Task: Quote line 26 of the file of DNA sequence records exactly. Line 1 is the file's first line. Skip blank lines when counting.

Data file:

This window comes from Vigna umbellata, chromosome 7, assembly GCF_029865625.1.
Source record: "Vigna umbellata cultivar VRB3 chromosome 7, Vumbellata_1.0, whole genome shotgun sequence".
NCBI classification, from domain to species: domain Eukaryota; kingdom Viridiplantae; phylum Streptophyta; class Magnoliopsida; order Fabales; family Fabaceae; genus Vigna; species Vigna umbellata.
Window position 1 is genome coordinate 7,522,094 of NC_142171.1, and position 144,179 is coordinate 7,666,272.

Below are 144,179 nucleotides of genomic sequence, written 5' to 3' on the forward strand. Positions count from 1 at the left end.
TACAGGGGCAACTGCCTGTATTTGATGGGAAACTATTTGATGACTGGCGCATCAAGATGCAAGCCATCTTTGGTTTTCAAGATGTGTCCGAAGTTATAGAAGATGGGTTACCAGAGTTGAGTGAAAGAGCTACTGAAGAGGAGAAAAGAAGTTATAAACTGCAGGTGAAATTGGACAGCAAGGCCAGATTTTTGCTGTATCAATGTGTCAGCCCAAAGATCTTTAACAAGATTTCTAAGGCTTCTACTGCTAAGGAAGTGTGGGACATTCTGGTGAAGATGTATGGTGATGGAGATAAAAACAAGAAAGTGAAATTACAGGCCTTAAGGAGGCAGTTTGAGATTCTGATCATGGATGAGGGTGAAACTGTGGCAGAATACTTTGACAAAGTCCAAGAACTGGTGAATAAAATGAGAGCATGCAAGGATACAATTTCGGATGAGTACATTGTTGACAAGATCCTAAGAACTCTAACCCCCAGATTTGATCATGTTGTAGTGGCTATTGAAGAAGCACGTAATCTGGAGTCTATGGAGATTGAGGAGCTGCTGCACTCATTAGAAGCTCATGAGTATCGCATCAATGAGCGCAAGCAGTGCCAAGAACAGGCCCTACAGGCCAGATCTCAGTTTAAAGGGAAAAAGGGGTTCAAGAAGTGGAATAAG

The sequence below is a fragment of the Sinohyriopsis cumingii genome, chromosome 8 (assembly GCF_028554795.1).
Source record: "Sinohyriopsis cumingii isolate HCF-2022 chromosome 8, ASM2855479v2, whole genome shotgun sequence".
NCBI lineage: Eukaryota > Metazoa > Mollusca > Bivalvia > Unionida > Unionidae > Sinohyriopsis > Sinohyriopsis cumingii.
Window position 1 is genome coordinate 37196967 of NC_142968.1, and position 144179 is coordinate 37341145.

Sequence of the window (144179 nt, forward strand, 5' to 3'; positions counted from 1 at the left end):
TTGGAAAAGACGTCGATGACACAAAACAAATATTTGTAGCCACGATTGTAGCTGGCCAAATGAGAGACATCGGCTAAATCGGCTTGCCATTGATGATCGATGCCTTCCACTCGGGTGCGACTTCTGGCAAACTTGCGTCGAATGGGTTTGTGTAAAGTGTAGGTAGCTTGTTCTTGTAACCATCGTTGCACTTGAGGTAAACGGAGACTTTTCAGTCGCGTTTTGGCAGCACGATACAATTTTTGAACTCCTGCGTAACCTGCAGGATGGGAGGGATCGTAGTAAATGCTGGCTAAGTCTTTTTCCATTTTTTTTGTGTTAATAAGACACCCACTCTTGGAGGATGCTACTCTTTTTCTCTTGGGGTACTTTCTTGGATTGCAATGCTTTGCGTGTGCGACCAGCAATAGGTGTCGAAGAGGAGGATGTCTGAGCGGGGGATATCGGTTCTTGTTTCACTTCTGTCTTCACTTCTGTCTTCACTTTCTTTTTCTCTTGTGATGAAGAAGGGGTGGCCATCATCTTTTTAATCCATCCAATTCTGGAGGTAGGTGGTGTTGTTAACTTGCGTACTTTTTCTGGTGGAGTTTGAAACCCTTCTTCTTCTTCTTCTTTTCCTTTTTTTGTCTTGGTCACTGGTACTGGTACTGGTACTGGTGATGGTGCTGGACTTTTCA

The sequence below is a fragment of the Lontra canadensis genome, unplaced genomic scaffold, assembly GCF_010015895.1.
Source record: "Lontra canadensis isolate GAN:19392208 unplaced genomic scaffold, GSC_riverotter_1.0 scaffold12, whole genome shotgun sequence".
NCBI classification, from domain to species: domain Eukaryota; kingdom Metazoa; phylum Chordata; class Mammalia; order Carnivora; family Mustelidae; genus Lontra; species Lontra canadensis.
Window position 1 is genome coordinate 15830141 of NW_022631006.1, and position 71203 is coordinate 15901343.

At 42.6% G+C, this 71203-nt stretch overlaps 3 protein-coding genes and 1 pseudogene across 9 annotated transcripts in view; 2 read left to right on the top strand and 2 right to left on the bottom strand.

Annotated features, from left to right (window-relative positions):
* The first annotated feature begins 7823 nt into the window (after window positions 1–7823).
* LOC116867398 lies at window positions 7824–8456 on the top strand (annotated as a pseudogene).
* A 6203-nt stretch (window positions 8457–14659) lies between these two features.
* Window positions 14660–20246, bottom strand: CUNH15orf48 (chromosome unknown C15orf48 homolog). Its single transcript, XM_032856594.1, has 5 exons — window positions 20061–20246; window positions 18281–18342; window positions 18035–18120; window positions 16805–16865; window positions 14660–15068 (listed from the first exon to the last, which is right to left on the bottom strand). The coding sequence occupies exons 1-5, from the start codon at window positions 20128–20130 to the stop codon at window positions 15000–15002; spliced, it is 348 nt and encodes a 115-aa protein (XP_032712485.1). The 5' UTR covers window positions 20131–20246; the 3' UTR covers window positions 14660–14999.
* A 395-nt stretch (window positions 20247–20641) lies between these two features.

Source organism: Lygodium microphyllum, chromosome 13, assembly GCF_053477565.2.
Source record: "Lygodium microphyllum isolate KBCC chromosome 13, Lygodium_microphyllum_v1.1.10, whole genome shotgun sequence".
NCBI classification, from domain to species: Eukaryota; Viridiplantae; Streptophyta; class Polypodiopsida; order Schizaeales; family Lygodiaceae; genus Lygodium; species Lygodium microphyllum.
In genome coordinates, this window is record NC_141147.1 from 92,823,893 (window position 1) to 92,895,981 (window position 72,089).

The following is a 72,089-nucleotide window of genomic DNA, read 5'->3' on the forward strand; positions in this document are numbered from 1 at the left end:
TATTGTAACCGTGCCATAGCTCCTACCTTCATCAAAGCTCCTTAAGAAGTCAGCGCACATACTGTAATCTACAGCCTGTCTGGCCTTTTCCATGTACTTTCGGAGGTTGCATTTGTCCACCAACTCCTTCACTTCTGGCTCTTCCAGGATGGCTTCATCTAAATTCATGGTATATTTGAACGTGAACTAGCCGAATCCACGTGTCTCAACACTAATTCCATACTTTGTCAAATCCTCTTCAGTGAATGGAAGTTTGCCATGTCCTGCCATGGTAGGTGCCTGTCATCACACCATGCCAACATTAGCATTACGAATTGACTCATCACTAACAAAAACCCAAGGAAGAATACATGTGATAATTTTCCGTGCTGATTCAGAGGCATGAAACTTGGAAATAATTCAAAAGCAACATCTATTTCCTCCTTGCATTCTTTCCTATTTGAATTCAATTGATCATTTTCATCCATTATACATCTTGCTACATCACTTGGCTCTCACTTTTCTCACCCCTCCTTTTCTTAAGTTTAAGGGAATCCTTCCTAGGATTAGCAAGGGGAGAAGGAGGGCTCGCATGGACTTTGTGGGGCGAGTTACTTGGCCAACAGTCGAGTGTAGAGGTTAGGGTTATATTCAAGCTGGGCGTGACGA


NCBI classification, from domain to species: Eukaryota; Viridiplantae; Streptophyta; class Polypodiopsida; order Schizaeales; family Lygodiaceae; genus Lygodium; species Lygodium microphyllum.